I am Very Honored to Take Up for Tune-Up Teams
The scene opens
n a far away place that is pretty much obscure, we see two varsity football players walking back to their locker rooms after a brisk fall practice.
One of the duo, “Nedd,” says to his pal, “Dick,” “I feel lousy, buddy.”
“Dick,”: “Why is that, “Nedd?”
“Dick,”: “Well, I fumbled three times and didn’t tackle worth a plug nickel.”
“Nedd,”: (laughing) “Dick,” do not sweat it. We are NOT upper-echelon football players. We are on a tune-up team.”
And with “Nedd’s” words of comfort, “Dick,” smiles and they continue their trek to the showers.
A SERIOUS Question:
Now that the NCAA and college football are working together to have a good play-off system and less bickering by fans and supporters, allow me to ask this question: What if a Harvard, Yale, or even a Colgate or Penn has a perfect season? Will they be in the running to be selected for a place in the play-off system? Will this play-off system only apply to the top 25 college teams in the country?
Exactly who will end-up as the Number One college football team for the 2014-15 season?
When you arrive at an answer, please let me know.
I take this story seriously
Tune-up teams. That’s what my story, well, my vent is about today. I have held back from commenting on tune-up teams for a long time, and now I feel that my readers are of the sophisticated and understanding type, so I can just let all of my frustration and anger go in to the words of this story.
Since college football went from being “just” a collegiate sport and transformed into an avenue for the Division 1 college network (the more-powerful, noted colleges) to make money. And lots of it with television rights, interviews with coaches and athletic directors, money by the millions is raked-in year by year. Don’t believe me? Do yourself a Google search on the subject of “How much does Division 1 colleges profit each year?”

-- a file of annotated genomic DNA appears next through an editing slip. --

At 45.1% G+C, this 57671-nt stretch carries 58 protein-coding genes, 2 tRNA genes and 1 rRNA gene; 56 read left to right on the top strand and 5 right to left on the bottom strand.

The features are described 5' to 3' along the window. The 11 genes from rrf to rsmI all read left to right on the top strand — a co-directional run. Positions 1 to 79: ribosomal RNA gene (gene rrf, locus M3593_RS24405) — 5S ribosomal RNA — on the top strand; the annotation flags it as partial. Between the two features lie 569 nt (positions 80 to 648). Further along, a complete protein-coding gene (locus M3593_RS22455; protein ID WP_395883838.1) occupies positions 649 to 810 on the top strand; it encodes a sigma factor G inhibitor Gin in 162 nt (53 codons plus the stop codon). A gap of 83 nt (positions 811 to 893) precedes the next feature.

I do not mind in the least at these Alabama’s, Auburn’s, and Florida’s making money hand-over-fist. This is not what makes my blood boil. It’s the fact that these colleges start each season with two or three tune-up teams.
A tune-up team quarterback never completes a pass
Someday this tune-up team thing will be over
Steve Spurrier, now the head coach of SEC’s South Carolina Gamecocks said when he was the head coach of the Florida Gators, “It irritates me.” He said concerning how his and all of the college athletic directors bring in the tune-up teams every year to go against a bigger and more-experienced college football team. “Yeah, we’ll bring in a smaller college, beat their butts, and send them home with a two-million-dollar check.” Spurrier added.
The mis-matches at the first of the college football season is really more than embarrassing when you pit a Georgia Bulldog team against a smaller Troy University, from the state of Alabama and the coaches of the Georgia team have the game won in the first quarter, then start playing the second and third string players. But the system is what the system does.
I just hope that one day soon, since the 2014 college football season is the inaugural season of the much-debated Play-off System, is now three weeks old, that one day soon the Division 1 teams will start their seasons with teams who are equally-matched. Fans would love it. I would love it. And the Selection Committee who will choose the four deserving college teams at (this) season’s end to participate in the four-team play-off games, might take a sharper notice of how the bigger schools are not afraid to show their courage by playing teams who can match them toe-to-toe.
How do you honestly feel about big colleges using tune-up teams?
A halfback for a tune-up team is easily tackled
Fullbacks seldom score touchdown's for tune-up teams. You cannot score while you are on the ground.
"If only my wide-receiver knew that the ball is coming his way."
Tune-up teams never give up
Now with that being vented, I will go further with my tune-up teams rant, but in a positive way.
Do not faint, but hidden among all of my facts and fancy-raving is this fact:
There are advantages of being a tune-up team.
- Recruiting – is so easy for a coach of such teams. Hardly anyone is going after the players that a tune-up team wants. Nothing against the tune-up teams’ players, but this might be how a meeting with the coach of a tune-up team and a possible-recruit might go.
- Coach: “Son, we really need you this season and we need your talents badly.”
- Recruit: “Well, what about playing time, will I have any?”
- Coach: “Son, are you serious? I promise to play you right away.”
- Recruit: “What about my grades, will I be able to keep them up?”
- Coach: “Are you a comedian? We never win, so therefore we do not practice that much, so you will have lots of time to study.”